It is understood that General Palafox in Zaragosa gave O'Neille orders to fall back if he was outnumbered which he did, pulling back his threatened brigades in the face of numerous squadrons of French chasseur and dragoon cavalry. Nevertheless the poor citizens of Tudela wept as the Spanish retreated, unable to understand why the cowardly O'Neille would not stand and defend their town.

Over the course of two to three days and always harrassed by French light cavalry Gen. O'Neille's troops retreated south-east through the village of Mallen and finally across the narrow but turbulent waters of the Rio Jalón where he halted against the small town of Alagon just west of Zaragosa. Here another Spanish division was posted, that of General Conde de Lazan with 5,000 more men. More Spaniards may support these two generals from Zaragosa and what General Palafox may do is as yet unknown but the French picquets have closed up to the small steep-sided valley of the Jalón and are observing their enemies. Beyond, distantly seen, the spires of Zaragosa taunt the French.

Across the Borders! More Troops enter Spain! Pyrenees Miquelets Strike!

French columns have been reported passing through San Sebastian, Pamplona and Vitoria to reach the upper and middle Ebro valley around Miranda del Ebro and towards Tudela. However on their march, parties of Spanish irregular skirmishers who style themselves 'miquelets' or 'guerillistas' (men who fight 'little wars') have been harrasing the columns night and day in the hilly country. The miquelets are not soldiers at all but Spanish civilians or even deserters from their regiments who seek to bring the war to the French troops the minute they step on Spanish soil. Their tactics are to snipe at officers from afar to delay and confuse and to only attack weak targets such as foraging parties, stragglers or messengers. This is a new form of warfare, one hard to counter as any main force brought against them merely causes them to melt away into the hills.

Rebellion in the Asturias! Santander Rejoices!

Hussar cavalry of the Army of the Asturias have ridden along the coast road from Gijon and entered Santander, joining two weak battalions of volunteer troops that have been garrisoning the city. It is rumoured that a bigger force of Spanish is approaching behind their screen of dashing hussars.

The South-East Joins the Rebellion! Valencia and Murcia send Troops.

Spanish armies have marched out of Valencia and Murcia to much celebration from the citizens. Ever more flock to join newly raising regiments in both cities and while the Spanish in these regions have few cavalry and artillery, their foot soldiers seem to keep pouring in to rally at the colours.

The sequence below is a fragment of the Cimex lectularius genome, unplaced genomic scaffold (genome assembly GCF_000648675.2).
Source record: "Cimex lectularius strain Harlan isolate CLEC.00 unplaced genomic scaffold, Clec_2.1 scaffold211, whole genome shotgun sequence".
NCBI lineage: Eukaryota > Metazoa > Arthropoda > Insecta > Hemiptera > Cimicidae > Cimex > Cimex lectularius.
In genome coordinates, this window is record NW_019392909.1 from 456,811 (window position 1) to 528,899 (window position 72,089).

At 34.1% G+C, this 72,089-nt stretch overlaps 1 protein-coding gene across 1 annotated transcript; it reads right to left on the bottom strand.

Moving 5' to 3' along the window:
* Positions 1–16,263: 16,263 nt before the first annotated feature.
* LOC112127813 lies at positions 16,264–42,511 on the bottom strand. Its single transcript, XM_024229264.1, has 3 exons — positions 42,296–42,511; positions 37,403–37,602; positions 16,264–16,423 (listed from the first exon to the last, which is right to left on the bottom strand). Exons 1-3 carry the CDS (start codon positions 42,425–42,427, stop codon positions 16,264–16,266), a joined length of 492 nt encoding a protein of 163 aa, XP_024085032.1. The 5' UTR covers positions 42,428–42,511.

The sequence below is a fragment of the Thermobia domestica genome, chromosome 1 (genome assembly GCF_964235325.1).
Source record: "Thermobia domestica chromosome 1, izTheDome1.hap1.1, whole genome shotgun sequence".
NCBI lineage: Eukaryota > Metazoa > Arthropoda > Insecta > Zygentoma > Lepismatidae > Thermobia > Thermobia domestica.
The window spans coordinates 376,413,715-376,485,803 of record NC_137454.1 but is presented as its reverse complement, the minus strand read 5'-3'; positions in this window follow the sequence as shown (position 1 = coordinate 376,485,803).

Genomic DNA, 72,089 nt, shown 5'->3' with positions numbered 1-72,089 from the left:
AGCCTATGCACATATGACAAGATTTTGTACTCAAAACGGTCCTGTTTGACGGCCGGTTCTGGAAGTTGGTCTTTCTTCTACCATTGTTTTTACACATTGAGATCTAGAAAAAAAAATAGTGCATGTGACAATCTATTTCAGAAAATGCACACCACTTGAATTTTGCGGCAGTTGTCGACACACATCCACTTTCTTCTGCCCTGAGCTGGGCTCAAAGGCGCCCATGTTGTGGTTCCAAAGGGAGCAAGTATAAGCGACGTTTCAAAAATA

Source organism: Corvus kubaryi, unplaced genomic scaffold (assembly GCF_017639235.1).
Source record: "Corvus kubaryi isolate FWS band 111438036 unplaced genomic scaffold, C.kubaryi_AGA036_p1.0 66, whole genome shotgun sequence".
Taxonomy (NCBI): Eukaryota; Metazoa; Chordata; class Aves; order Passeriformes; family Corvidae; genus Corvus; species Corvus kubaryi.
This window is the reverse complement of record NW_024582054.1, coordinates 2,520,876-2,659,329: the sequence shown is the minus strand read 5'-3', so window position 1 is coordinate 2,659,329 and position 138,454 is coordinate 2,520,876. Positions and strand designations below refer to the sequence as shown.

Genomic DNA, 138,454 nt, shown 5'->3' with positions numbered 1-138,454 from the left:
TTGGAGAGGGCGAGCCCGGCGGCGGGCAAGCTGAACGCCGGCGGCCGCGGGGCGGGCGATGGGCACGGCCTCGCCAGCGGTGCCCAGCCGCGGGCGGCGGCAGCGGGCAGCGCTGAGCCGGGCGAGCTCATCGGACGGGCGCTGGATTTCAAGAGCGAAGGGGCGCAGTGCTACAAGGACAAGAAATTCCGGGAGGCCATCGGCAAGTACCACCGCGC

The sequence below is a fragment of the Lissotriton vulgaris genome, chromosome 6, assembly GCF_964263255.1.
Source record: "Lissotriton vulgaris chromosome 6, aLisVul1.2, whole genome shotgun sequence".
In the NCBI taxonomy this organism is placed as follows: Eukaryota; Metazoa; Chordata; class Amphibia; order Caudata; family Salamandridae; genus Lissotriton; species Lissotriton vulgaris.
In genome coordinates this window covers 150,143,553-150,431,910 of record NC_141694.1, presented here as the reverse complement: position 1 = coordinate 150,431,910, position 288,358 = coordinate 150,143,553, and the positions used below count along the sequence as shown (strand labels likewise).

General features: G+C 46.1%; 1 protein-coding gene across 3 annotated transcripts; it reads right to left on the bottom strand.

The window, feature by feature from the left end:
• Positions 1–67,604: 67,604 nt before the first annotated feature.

Rumours fly as to where the Spaniards of Generals Villava and Llamas will strike but so far, athough columns have gone north and west, there is no news of where they are headed, but one word is on the lips of all: Madrid!

In the South. Andalucia Rallies.

Seville has been secured by a strong Spanish army. The much-loved and respected General Castanos is said to be in command. Spanish columns were reported by a French merchant passing the town of Ecija in the first week of June.

On the Border! Celebrations in the West!

A Spanish army has entered Badajoz. The flowery and effervescent Conde de Belvedere has entered the fortress and there is talk of his army holding a grand parade, a festival of "drill, marksmanship and a feast for the city's citizens". It isn't clear if this "Military Olympics" has actually taken place yet or not but only a general of the curious nature of the Conde would dare do such a flamboyant thing while the enemy of Spain is rampaging through the country.

Toledo has Fallen! French Armies on the March! Junta Flees in Disarray.

As a corps of French troops marched into Toledo's northern gate, out of the southern one cascaded a flurry of coaches, carts and wagons of all sizes packed with gentry, notables, judges and their families, dogs and servants.

It transpires that the Central Supreme Junta was planning to open sessions in Toledo when the French advanced on the defenceless city, causing the Junta and their families and flunkeys to hastily decamp and head south along th every poor roads to Mora and Madridejos. It is thought that only places with sufficiently fashionable facilities such as Granada or Sevilla will be a suitable stopping point for the Junta in the south.

Astorga Occupied!

Spanish troops have entered the fortress.

Valladolid Threatened! Where is General Cuesta?